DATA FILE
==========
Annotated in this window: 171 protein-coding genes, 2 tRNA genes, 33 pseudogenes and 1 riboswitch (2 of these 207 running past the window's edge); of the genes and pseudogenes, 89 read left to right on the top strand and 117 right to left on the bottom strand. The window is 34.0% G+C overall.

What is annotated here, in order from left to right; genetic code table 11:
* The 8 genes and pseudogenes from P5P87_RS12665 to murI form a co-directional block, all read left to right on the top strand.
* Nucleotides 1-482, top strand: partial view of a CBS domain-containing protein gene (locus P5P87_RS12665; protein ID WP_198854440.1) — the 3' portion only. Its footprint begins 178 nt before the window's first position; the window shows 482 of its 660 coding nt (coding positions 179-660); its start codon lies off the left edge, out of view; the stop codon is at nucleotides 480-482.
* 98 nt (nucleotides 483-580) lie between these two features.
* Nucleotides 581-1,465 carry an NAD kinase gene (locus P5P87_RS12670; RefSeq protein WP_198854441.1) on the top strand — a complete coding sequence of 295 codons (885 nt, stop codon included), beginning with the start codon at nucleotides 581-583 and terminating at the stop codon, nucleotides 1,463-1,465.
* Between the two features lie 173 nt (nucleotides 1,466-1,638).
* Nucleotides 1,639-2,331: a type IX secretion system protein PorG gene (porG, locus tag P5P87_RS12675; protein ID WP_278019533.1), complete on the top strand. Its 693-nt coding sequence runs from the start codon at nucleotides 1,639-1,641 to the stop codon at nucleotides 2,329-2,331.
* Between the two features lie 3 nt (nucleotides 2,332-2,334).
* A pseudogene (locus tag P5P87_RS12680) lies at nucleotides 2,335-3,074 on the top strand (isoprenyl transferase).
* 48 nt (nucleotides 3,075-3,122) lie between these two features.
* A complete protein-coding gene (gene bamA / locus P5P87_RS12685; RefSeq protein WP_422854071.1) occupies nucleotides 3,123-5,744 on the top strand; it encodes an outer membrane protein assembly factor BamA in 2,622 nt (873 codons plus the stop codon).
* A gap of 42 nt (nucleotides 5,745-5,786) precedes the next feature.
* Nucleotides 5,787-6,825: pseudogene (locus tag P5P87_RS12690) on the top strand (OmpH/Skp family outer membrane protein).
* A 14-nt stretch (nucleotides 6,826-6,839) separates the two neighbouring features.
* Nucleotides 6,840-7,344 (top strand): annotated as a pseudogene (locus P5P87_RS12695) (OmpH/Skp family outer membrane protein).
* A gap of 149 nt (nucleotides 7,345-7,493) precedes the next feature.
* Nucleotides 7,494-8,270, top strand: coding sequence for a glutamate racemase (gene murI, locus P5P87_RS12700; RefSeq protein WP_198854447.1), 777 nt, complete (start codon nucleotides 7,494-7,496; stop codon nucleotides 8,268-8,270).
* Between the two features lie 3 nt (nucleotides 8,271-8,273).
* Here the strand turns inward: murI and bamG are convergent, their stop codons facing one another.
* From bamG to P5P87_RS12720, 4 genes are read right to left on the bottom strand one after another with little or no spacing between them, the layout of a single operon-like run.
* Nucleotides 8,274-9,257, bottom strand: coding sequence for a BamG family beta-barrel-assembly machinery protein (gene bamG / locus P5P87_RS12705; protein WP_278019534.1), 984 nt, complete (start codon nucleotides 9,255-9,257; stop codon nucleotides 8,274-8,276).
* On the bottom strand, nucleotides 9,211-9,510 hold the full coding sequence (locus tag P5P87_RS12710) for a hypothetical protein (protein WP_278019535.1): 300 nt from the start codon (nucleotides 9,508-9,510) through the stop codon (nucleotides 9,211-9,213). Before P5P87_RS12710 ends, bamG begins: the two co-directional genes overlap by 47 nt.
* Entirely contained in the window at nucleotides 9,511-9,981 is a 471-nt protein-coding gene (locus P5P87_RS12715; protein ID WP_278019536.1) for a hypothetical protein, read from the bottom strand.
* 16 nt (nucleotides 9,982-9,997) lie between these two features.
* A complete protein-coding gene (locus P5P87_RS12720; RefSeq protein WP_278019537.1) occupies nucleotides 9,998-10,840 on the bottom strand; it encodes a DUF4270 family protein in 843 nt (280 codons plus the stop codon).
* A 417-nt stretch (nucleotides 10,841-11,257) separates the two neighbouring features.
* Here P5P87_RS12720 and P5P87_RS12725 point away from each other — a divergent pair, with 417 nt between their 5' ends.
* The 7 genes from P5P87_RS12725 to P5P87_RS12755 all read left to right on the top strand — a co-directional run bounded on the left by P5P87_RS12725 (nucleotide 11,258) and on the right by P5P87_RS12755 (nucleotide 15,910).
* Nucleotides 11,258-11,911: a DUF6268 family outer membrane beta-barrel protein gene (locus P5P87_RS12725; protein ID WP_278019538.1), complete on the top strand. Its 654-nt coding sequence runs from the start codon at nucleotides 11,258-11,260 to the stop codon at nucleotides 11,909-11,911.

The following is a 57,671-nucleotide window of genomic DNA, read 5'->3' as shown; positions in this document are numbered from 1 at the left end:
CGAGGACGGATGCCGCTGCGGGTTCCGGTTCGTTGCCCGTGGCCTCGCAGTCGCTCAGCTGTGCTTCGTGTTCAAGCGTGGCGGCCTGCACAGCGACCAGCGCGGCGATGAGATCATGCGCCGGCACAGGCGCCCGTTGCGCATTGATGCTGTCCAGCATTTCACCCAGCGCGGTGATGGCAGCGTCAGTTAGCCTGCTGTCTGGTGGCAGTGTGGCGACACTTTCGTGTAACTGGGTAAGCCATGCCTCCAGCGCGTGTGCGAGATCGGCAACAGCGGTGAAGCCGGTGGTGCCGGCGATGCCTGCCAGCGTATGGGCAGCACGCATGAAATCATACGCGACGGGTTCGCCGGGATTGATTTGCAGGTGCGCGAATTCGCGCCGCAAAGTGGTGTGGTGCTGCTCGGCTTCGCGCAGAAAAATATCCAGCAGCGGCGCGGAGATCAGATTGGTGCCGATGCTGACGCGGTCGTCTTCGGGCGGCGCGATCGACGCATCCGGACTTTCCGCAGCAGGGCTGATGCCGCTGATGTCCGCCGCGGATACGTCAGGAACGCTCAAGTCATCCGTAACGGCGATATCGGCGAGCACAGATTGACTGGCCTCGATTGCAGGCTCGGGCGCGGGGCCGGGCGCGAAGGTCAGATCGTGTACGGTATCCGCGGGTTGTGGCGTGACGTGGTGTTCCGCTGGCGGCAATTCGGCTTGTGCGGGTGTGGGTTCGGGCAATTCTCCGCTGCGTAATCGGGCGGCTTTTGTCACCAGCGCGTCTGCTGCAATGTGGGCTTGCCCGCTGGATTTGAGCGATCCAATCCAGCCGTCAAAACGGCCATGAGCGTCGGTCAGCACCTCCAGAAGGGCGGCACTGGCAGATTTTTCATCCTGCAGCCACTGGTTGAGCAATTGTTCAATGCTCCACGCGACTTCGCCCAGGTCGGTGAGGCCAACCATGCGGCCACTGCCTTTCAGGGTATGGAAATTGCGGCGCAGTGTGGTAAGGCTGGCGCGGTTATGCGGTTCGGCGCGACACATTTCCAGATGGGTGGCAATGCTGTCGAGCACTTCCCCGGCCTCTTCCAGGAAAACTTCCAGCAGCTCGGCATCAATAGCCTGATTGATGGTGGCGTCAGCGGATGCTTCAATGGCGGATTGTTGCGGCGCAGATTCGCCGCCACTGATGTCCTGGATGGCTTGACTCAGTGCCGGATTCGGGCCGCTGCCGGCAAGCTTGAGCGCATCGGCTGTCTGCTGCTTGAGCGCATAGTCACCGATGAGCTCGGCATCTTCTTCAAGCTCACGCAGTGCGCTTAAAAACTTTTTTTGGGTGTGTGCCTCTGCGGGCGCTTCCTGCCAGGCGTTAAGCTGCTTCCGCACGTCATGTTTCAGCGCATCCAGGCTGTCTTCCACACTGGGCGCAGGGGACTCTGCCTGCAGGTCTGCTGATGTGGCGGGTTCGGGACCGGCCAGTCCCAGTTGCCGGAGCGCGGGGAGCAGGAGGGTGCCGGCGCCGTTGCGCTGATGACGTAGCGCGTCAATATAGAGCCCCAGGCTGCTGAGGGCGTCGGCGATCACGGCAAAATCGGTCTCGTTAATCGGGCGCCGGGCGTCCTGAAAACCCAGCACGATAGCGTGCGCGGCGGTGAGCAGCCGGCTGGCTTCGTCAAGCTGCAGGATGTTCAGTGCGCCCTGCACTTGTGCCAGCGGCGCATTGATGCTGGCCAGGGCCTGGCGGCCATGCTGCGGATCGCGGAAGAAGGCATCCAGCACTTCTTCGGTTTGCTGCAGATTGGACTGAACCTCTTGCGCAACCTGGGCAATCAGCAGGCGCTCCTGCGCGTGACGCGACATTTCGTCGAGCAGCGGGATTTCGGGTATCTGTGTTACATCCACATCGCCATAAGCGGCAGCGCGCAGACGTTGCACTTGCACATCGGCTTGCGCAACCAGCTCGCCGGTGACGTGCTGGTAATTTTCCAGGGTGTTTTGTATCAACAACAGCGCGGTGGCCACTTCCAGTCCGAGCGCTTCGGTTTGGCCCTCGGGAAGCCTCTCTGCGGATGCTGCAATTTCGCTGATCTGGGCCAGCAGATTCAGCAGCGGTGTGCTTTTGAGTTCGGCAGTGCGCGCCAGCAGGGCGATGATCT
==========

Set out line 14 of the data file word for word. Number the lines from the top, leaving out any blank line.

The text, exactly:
* Nucleotides 5,787-6,825: pseudogene (locus tag P5P87_RS12690) on the top strand (OmpH/Skp family outer membrane protein).